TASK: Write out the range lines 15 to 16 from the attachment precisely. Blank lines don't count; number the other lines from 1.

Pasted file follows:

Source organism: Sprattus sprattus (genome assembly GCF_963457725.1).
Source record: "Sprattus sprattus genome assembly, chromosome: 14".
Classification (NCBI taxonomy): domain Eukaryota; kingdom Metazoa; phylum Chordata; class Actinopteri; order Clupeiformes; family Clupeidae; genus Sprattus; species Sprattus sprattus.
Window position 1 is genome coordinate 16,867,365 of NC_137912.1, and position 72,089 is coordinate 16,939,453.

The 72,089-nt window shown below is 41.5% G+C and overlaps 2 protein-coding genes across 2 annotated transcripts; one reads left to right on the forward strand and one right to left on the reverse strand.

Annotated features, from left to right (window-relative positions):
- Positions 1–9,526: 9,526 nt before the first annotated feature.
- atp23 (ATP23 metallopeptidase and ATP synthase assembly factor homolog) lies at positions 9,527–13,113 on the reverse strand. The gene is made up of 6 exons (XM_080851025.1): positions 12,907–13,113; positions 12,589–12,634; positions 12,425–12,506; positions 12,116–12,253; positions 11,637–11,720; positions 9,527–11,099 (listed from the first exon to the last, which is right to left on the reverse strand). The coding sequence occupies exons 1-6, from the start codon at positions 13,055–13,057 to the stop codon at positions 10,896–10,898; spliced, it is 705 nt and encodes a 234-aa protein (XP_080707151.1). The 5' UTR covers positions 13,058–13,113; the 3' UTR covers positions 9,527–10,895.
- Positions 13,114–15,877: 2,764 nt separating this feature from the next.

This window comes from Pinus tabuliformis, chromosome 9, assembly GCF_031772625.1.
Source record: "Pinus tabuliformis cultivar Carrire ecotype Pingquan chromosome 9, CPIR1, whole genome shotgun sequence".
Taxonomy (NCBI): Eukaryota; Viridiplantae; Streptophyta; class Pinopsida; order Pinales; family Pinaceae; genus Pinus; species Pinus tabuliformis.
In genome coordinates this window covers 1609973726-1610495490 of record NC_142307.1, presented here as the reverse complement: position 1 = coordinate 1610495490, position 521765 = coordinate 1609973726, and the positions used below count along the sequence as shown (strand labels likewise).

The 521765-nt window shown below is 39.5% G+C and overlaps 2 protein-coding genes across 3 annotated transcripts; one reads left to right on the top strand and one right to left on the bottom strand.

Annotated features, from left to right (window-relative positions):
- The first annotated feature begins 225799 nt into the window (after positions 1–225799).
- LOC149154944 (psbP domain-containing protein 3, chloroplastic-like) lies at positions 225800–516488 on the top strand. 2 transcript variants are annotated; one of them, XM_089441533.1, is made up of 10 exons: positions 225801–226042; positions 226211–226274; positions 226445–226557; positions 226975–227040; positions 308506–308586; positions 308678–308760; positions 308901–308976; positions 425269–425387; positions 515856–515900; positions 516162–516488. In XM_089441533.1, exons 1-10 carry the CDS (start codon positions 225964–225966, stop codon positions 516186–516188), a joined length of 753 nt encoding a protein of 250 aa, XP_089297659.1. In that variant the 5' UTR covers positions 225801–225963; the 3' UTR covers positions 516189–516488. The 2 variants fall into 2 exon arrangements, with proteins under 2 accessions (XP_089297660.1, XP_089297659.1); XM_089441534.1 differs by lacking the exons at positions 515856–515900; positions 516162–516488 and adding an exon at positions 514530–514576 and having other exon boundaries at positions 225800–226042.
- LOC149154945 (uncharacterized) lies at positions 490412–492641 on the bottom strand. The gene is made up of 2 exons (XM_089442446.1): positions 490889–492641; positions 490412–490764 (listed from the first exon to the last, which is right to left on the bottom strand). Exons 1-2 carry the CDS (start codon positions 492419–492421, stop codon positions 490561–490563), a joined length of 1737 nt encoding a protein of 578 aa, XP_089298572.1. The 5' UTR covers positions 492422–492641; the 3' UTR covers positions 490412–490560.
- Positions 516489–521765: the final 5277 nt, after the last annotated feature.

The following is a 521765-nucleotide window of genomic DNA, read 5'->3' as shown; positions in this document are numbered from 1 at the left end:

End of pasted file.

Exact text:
Annotated features, from left to right (window-relative positions):
- The first annotated feature begins 225799 nt into the window (after positions 1–225799).